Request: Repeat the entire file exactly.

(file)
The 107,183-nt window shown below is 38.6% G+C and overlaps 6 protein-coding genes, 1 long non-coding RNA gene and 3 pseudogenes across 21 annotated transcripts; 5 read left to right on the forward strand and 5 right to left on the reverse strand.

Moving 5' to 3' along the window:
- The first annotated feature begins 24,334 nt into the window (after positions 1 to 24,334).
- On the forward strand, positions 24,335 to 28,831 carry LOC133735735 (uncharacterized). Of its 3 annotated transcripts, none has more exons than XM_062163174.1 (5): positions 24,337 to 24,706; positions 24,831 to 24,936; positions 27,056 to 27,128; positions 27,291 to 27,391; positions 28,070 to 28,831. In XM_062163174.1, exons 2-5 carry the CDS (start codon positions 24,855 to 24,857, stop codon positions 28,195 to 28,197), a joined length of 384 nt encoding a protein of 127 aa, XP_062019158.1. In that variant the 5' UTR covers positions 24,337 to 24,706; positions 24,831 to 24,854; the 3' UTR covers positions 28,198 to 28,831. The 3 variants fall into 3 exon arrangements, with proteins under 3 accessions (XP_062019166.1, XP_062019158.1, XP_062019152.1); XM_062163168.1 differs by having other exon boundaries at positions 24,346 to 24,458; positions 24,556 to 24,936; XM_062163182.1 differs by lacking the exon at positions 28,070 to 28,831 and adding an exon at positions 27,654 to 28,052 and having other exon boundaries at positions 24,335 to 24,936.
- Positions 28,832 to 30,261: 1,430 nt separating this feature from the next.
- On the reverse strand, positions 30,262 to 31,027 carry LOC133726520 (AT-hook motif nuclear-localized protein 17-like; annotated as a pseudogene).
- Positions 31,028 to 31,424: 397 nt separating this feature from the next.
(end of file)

The 107,183-nt window shown below is 38.6% G+C and overlaps 6 protein-coding genes, 1 long non-coding RNA gene and 3 pseudogenes across 21 annotated transcripts; 5 read left to right on the forward strand and 5 right to left on the reverse strand.

Moving 5' to 3' along the window:
- The first annotated feature begins 24,334 nt into the window (after positions 1 to 24,334).
- On the forward strand, positions 24,335 to 28,831 carry LOC133735735 (uncharacterized). Of its 3 annotated transcripts, none has more exons than XM_062163174.1 (5): positions 24,337 to 24,706; positions 24,831 to 24,936; positions 27,056 to 27,128; positions 27,291 to 27,391; positions 28,070 to 28,831. In XM_062163174.1, exons 2-5 carry the CDS (start codon positions 24,855 to 24,857, stop codon positions 28,195 to 28,197), a joined length of 384 nt encoding a protein of 127 aa, XP_062019158.1. In that variant the 5' UTR covers positions 24,337 to 24,706; positions 24,831 to 24,854; the 3' UTR covers positions 28,198 to 28,831. The 3 variants fall into 3 exon arrangements, with proteins under 3 accessions (XP_062019166.1, XP_062019158.1, XP_062019152.1); XM_062163168.1 differs by having other exon boundaries at positions 24,346 to 24,458; positions 24,556 to 24,936; XM_062163182.1 differs by lacking the exon at positions 28,070 to 28,831 and adding an exon at positions 27,654 to 28,052 and having other exon boundaries at positions 24,335 to 24,936.
- Positions 28,832 to 30,261: 1,430 nt separating this feature from the next.
- On the reverse strand, positions 30,262 to 31,027 carry LOC133726520 (AT-hook motif nuclear-localized protein 17-like; annotated as a pseudogene).
- Positions 31,028 to 31,424: 397 nt separating this feature from the next.